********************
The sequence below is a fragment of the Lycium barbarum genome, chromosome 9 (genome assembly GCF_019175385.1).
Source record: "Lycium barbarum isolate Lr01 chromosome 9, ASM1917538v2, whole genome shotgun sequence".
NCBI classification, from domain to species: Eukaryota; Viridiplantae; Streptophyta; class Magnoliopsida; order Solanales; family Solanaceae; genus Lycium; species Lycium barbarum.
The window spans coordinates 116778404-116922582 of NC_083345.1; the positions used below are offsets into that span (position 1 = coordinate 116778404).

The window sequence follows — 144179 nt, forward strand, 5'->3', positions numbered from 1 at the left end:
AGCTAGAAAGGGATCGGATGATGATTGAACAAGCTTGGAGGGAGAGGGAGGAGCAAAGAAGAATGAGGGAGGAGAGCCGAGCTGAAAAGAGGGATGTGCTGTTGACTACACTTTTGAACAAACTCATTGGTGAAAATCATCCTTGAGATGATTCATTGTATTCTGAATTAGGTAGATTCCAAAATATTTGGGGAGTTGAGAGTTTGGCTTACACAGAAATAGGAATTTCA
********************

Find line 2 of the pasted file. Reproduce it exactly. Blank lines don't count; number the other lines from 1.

Source record: "Lycium barbarum isolate Lr01 chromosome 9, ASM1917538v2, whole genome shotgun sequence".